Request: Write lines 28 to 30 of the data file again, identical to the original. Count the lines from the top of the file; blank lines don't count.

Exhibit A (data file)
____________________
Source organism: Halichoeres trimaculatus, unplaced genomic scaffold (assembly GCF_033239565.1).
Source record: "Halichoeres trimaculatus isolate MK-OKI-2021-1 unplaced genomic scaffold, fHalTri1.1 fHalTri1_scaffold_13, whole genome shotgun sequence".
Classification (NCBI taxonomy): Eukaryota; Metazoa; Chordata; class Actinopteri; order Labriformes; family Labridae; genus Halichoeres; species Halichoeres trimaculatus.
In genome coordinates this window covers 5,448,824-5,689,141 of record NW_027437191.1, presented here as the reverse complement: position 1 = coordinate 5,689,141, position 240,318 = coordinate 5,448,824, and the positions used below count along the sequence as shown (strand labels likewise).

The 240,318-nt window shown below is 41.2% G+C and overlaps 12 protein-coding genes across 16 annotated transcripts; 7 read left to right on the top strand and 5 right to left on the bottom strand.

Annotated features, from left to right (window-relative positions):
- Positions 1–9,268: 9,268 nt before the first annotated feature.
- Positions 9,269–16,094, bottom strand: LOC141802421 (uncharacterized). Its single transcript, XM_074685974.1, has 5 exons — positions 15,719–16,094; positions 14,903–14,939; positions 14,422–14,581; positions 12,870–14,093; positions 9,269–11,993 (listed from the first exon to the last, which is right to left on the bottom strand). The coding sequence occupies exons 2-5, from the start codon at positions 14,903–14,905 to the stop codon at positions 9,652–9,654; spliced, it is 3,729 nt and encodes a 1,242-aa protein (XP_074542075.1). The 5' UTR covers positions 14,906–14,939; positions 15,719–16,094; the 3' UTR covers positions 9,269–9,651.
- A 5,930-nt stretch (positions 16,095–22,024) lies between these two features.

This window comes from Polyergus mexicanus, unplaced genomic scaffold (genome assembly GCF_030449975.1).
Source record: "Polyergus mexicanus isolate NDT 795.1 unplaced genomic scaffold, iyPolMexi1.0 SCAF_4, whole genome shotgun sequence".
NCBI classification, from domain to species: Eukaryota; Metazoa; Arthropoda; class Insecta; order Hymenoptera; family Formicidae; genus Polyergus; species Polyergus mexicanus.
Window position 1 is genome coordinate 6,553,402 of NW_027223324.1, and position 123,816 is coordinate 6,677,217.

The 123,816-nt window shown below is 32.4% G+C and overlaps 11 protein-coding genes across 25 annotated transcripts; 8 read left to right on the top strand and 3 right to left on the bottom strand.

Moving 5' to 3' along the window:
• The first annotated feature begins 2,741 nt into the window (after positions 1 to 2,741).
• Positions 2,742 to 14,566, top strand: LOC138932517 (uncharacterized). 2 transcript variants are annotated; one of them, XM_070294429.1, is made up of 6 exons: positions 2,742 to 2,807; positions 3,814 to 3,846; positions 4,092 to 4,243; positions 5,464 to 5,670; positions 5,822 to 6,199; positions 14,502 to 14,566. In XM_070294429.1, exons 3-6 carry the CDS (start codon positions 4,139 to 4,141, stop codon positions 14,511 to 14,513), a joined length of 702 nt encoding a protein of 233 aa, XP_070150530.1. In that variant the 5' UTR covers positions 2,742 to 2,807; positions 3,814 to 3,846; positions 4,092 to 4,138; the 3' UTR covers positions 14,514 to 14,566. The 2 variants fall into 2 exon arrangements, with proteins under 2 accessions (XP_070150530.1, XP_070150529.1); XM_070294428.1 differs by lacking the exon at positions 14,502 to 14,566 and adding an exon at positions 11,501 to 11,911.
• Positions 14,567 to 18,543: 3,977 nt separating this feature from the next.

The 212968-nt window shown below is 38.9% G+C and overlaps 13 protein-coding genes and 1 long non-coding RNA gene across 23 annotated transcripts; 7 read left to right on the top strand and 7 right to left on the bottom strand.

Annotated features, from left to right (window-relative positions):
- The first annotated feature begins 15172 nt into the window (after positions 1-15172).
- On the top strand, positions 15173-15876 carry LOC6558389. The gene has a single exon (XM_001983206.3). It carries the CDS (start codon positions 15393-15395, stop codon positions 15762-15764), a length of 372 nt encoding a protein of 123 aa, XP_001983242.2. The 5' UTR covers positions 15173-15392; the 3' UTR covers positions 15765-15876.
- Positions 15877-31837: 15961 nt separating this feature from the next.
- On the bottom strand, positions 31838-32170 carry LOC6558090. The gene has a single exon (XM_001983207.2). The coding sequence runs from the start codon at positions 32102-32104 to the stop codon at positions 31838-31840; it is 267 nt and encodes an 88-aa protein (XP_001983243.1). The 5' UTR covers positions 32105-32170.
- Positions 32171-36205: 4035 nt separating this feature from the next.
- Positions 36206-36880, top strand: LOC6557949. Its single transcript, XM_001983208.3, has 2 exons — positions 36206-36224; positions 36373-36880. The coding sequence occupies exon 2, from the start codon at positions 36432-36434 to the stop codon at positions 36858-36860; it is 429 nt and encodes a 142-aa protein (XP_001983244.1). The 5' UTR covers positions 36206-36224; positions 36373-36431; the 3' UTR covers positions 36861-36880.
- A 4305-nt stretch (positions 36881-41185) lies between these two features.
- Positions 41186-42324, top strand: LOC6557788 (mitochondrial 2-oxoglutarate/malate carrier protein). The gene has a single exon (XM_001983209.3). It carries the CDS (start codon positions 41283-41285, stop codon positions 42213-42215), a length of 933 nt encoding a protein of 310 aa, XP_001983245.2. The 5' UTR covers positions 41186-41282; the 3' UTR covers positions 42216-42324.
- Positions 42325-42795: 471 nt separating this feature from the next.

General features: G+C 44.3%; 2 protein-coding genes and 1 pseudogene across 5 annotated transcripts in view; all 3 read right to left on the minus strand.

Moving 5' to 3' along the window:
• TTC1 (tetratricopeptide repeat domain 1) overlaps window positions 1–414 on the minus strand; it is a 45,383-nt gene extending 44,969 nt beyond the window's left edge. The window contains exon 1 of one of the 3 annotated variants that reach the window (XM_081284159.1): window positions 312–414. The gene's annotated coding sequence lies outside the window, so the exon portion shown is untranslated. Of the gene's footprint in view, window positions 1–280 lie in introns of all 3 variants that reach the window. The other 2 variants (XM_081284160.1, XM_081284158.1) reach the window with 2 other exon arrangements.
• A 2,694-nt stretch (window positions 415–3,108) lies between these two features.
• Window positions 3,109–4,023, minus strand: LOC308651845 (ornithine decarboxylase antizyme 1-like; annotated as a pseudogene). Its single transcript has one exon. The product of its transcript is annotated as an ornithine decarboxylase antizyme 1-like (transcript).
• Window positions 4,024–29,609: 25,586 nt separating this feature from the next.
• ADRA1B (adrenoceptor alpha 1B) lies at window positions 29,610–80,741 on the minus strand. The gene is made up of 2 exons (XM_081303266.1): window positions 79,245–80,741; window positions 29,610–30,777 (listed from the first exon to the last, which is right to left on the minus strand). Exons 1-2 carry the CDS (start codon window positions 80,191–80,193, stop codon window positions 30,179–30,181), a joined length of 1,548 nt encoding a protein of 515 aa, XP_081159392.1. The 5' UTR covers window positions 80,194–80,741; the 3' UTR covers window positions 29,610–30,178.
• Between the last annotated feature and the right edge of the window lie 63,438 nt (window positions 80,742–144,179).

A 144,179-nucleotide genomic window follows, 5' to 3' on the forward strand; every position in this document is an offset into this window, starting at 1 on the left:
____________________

- Positions 41186-42324, top strand: LOC6557788 (mitochondrial 2-oxoglutarate/malate carrier protein). The gene has a single exon (XM_001983209.3). It carries the CDS (start codon positions 41283-41285, stop codon positions 42213-42215), a length of 933 nt encoding a protein of 310 aa, XP_001983245.2. The 5' UTR covers positions 41186-41282; the 3' UTR covers positions 42216-42324.
- Positions 42325-42795: 471 nt separating this feature from the next.

General features: G+C 44.3%; 2 protein-coding genes and 1 pseudogene across 5 annotated transcripts in view; all 3 read right to left on the minus strand.